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Evening Standard
Evening Standard
Daniel Keane

Mothers and babies at Hillingdon Hospital 'at risk' due to low midwife staffing levels

Midwife staffing issues at Hillingdon Hospital’s maternity unit are putting expectant mothers and babies “at risk”, UK’s health regulator has said in a report as it downgraded the unit.

The Care Quality Commission (CQC) said the hospital’s maternity services “require improvement” amid growing concern over the state of maternity care in NHS hospitals.

In a report, the CQC said the service in north west London had “issues with retention and sickness of staff” and that “midwife staff numbers were sometimes low”.

“Staffing levels did not always match the planned numbers, putting the safety of women and birthing people and babies at risk,” it added.

Inspectors identified several other areas of concern, including babies being born in the antenatal ward, in triage or before arrival at hospital due to delays.

“This was a risk to women, birthing people and babies,” they wrote.

The inspection does not change the overall rating of the hospital, which is still classified as “inadequate”.

The hospital, which serves Boris Johnson’s former constituency, has long been in a state of disrepair and parts of the estate were built in the 1940s as emergency wartime accommodation.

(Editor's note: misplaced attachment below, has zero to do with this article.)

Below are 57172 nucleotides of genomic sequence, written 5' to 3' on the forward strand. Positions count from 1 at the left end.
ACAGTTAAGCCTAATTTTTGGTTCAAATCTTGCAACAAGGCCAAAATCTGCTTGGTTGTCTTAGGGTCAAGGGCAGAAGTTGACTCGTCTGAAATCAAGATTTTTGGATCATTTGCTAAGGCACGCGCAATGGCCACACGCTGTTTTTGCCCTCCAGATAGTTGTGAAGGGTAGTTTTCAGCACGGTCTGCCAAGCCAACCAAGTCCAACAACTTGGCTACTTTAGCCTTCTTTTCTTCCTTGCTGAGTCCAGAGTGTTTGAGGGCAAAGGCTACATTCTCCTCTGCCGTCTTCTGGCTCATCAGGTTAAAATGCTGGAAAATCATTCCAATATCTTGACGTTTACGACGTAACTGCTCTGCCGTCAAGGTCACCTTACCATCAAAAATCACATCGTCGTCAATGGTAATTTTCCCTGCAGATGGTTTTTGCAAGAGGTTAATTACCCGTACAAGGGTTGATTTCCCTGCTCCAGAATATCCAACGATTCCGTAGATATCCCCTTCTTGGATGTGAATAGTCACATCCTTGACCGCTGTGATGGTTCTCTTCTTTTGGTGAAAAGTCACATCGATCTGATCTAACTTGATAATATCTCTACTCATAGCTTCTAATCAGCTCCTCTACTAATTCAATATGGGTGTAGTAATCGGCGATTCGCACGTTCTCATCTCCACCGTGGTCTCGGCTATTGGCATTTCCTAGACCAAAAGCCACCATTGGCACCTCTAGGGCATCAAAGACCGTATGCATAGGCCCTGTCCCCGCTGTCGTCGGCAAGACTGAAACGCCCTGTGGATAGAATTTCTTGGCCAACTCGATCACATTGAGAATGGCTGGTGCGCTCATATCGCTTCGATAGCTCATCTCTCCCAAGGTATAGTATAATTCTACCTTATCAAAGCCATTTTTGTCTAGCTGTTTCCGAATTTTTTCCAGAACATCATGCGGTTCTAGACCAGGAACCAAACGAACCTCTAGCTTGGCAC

According to the Trust, 80 per cent of the hospital building will require major repair or replacement soon.

Plans for a new hospital were approved by Hillingdon Council last year and it is named in the Government’s New Hospitals Programme. Ministers recently confirmed that it would be rebuilt by 2030.

Last year, the CQC said that 65 per cent of maternity services were rated as inadequate or requiring improvement for safety.

Carolyn Jenkinson, the CQC’s deputy director of secondary and specialist healthcare, said: “When we inspected maternity services at The Hillingdon Hospital we found most staff doing their best to provide women and people using the service with safe, compassionate care.

“However, they were under a lot of pressure due to staffing issues, and leaders didn’t always respond quickly to concerns. This put people’s safety at risk.

“For example, we saw staff didn’t always fully complete risk assessments for people when they arrived. This meant people at the highest risk weren’t always seen quickly enough.”

She added that the Trust had been “addressing our concerns” and that “when things went wrong, the service raised and investigated this well”.

A spokesperson for Hillingdon Hospital said: “Our Trust accepts the findings of the CQC inspectors’ report.

“Since their visit, a great deal of work has been done to make improvements to our service for women and birthing people.

“We have a plan in place to put these changes into effect and have already made progress in resolving some of the identified concerns. We are fully engaged not only in making these improvements but on making them promptly.

"We are supporting our hard-working and dedicated staff, who should be proud of the inspectors’ findings about our strong focus on the needs of women and birthing people receiving safe care, plus their caring attitudes and behaviours towards our patients.

"We know these strengths will help us as we continue to make the required improvements."

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